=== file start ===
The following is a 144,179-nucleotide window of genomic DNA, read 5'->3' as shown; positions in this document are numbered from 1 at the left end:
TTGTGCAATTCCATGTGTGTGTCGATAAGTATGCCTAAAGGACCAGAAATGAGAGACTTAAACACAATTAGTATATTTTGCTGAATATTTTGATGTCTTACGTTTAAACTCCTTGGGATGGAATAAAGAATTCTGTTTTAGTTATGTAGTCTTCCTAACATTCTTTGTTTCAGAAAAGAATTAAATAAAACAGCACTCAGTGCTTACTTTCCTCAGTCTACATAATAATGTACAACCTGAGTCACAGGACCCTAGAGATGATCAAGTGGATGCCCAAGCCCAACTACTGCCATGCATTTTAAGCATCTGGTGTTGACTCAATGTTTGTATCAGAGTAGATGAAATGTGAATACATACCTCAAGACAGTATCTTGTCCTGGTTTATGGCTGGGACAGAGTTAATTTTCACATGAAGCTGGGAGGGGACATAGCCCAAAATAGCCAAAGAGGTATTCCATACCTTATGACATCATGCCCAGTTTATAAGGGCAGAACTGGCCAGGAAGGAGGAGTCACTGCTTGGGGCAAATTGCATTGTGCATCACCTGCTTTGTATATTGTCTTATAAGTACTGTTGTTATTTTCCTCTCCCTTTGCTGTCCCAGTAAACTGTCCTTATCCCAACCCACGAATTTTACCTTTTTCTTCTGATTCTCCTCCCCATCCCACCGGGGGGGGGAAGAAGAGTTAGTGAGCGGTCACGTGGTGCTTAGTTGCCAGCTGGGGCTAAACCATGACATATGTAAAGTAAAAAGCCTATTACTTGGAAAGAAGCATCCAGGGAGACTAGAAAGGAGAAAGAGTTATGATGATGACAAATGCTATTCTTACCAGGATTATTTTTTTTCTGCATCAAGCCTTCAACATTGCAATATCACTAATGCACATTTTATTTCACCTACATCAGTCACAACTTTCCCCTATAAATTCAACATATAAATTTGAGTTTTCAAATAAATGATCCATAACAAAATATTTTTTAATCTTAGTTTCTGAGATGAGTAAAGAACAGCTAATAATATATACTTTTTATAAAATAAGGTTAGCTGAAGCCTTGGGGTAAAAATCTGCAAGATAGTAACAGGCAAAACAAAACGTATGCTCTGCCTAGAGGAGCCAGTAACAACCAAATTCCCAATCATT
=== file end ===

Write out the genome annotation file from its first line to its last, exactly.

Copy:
The following is a 144,179-nucleotide window of genomic DNA, read 5'->3' as shown; positions in this document are numbered from 1 at the left end:
TTGTGCAATTCCATGTGTGTGTCGATAAGTATGCCTAAAGGACCAGAAATGAGAGACTTAAACACAATTAGTATATTTTGCTGAATATTTTGATGTCTTACGTTTAAACTCCTTGGGATGGAATAAAGAATTCTGTTTTAGTTATGTAGTCTTCCTAACATTCTTTGTTTCAGAAAAGAATTAAATAAAACAGCACTCAGTGCTTACTTTCCTCAGTCTACATAATAATGTACAACCTGAGTCACAGGACCCTAGAGATGATCAAGTGGATGCCCAAGCCCAACTACTGCCATGCATTTTAAGCATCTGGTGTTGACTCAATGTTTGTATCAGAGTAGATGAAATGTGAATACATACCTCAAGACAGTATCTTGTCCTGGTTTATGGCTGGGACAGAGTTAATTTTCACATGAAGCTGGGAGGGGACATAGCCCAAAATAGCCAAAGAGGTATTCCATACCTTATGACATCATGCCCAGTTTATAAGGGCAGAACTGGCCAGGAAGGAGGAGTCACTGCTTGGGGCAAATTGCATTGTGCATCACCTGCTTTGTATATTGTCTTATAAGTACTGTTGTTATTTTCCTCTCCCTTTGCTGTCCCAGTAAACTGTCCTTATCCCAACCCACGAATTTTACCTTTTTCTTCTGATTCTCCTCCCCATCCCACCGGGGGGGGGAAGAAGAGTTAGTGAGCGGTCACGTGGTGCTTAGTTGCCAGCTGGGGCTAAACCATGACATATGTAAAGTAAAAAGCCTATTACTTGGAAAGAAGCATCCAGGGAGACTAGAAAGGAGAAAGAGTTATGATGATGACAAATGCTATTCTTACCAGGATTATTTTTTTTCTGCATCAAGCCTTCAACATTGCAATATCACTAATGCACATTTTATTTCACCTACATCAGTCACAACTTTCCCCTATAAATTCAACATATAAATTTGAGTTTTCAAATAAATGATCCATAACAAAATATTTTTTAATCTTAGTTTCTGAGATGAGTAAAGAACAGCTAATAATATATACTTTTTATAAAATAAGGTTAGCTGAAGCCTTGGGGTAAAAATCTGCAAGATAGTAACAGGCAAAACAAAACGTATGCTCTGCCTAGAGGAGCCAGTAACAACCAAATTCCCAATCATT